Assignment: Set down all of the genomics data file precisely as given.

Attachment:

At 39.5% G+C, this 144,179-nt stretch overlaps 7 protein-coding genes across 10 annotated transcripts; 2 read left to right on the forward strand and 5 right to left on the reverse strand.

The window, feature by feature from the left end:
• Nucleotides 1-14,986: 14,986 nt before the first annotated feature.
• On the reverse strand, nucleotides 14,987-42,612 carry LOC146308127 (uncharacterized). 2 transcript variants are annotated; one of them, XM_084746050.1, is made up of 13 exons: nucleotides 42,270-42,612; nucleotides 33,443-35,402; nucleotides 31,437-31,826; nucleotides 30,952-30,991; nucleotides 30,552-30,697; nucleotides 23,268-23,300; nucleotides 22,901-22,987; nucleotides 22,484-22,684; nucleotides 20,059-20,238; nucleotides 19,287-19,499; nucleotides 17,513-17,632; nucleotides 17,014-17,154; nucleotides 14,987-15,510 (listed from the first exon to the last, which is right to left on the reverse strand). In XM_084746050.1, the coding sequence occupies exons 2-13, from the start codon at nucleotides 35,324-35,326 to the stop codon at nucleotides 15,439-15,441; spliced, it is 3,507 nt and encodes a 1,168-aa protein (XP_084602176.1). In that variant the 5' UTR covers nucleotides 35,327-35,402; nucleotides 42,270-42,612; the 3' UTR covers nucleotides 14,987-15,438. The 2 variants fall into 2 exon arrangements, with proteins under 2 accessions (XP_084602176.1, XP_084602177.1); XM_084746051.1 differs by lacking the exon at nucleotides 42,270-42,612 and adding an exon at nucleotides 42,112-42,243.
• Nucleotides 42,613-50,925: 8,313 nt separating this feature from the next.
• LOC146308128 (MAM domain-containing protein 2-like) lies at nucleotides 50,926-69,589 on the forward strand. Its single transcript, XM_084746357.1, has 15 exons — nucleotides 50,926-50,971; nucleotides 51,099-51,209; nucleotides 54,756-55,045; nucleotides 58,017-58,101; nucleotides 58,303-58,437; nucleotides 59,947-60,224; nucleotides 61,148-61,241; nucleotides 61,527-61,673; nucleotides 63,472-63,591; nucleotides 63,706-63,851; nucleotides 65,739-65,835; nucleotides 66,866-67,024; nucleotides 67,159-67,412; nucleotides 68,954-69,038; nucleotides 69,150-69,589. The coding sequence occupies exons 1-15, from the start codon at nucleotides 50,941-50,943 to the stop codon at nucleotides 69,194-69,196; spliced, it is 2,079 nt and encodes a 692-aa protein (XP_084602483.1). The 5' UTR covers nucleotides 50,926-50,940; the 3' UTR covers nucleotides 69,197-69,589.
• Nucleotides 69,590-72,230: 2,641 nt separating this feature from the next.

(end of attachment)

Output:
At 39.5% G+C, this 144,179-nt stretch overlaps 7 protein-coding genes across 10 annotated transcripts; 2 read left to right on the forward strand and 5 right to left on the reverse strand.

The window, feature by feature from the left end:
• Nucleotides 1-14,986: 14,986 nt before the first annotated feature.
• On the reverse strand, nucleotides 14,987-42,612 carry LOC146308127 (uncharacterized). 2 transcript variants are annotated; one of them, XM_084746050.1, is made up of 13 exons: nucleotides 42,270-42,612; nucleotides 33,443-35,402; nucleotides 31,437-31,826; nucleotides 30,952-30,991; nucleotides 30,552-30,697; nucleotides 23,268-23,300; nucleotides 22,901-22,987; nucleotides 22,484-22,684; nucleotides 20,059-20,238; nucleotides 19,287-19,499; nucleotides 17,513-17,632; nucleotides 17,014-17,154; nucleotides 14,987-15,510 (listed from the first exon to the last, which is right to left on the reverse strand). In XM_084746050.1, the coding sequence occupies exons 2-13, from the start codon at nucleotides 35,324-35,326 to the stop codon at nucleotides 15,439-15,441; spliced, it is 3,507 nt and encodes a 1,168-aa protein (XP_084602176.1). In that variant the 5' UTR covers nucleotides 35,327-35,402; nucleotides 42,270-42,612; the 3' UTR covers nucleotides 14,987-15,438. The 2 variants fall into 2 exon arrangements, with proteins under 2 accessions (XP_084602176.1, XP_084602177.1); XM_084746051.1 differs by lacking the exon at nucleotides 42,270-42,612 and adding an exon at nucleotides 42,112-42,243.
• Nucleotides 42,613-50,925: 8,313 nt separating this feature from the next.
• LOC146308128 (MAM domain-containing protein 2-like) lies at nucleotides 50,926-69,589 on the forward strand. Its single transcript, XM_084746357.1, has 15 exons — nucleotides 50,926-50,971; nucleotides 51,099-51,209; nucleotides 54,756-55,045; nucleotides 58,017-58,101; nucleotides 58,303-58,437; nucleotides 59,947-60,224; nucleotides 61,148-61,241; nucleotides 61,527-61,673; nucleotides 63,472-63,591; nucleotides 63,706-63,851; nucleotides 65,739-65,835; nucleotides 66,866-67,024; nucleotides 67,159-67,412; nucleotides 68,954-69,038; nucleotides 69,150-69,589. The coding sequence occupies exons 1-15, from the start codon at nucleotides 50,941-50,943 to the stop codon at nucleotides 69,194-69,196; spliced, it is 2,079 nt and encodes a 692-aa protein (XP_084602483.1). The 5' UTR covers nucleotides 50,926-50,940; the 3' UTR covers nucleotides 69,197-69,589.
• Nucleotides 69,590-72,230: 2,641 nt separating this feature from the next.